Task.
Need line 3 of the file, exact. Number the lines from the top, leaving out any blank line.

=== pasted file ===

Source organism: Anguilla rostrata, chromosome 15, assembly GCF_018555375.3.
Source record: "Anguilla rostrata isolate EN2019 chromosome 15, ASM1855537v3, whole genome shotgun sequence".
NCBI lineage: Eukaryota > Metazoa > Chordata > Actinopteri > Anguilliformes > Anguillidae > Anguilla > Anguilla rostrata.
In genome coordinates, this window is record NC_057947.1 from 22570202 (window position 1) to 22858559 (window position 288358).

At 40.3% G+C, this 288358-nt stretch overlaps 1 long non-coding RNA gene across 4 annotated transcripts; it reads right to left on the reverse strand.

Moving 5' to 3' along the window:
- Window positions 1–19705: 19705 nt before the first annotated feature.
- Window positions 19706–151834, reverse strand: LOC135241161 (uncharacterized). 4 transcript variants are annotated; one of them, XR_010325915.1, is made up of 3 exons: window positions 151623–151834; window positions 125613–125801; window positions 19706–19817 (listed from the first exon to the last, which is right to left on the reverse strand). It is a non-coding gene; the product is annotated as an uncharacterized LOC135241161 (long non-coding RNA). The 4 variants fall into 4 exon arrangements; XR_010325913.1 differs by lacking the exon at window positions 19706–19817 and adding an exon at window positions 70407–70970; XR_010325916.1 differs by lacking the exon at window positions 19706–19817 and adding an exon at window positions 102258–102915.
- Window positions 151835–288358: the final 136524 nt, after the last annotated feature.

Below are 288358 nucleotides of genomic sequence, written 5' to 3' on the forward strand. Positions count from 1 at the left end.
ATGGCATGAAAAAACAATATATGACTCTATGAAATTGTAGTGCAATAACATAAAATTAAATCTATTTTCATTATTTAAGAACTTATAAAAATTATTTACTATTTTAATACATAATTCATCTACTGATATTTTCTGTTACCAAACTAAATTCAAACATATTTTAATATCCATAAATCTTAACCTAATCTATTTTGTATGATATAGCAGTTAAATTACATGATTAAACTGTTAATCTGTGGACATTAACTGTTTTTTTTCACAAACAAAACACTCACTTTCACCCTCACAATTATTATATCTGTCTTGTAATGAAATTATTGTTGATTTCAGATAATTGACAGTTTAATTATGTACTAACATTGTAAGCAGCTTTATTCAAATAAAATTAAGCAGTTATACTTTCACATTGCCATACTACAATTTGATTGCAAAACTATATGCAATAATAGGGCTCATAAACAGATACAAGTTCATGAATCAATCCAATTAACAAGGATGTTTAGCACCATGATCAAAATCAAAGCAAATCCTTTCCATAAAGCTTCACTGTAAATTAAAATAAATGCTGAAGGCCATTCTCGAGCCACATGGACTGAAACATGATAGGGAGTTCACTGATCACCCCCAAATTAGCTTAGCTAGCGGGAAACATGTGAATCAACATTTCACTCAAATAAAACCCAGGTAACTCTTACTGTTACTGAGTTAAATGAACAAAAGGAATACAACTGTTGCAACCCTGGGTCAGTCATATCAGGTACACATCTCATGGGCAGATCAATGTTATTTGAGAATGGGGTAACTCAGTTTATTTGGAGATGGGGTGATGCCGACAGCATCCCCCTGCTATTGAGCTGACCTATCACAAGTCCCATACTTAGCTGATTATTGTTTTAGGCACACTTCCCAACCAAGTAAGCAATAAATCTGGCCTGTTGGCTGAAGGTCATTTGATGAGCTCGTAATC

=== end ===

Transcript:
NCBI lineage: Eukaryota > Metazoa > Chordata > Actinopteri > Anguilliformes > Anguillidae > Anguilla > Anguilla rostrata.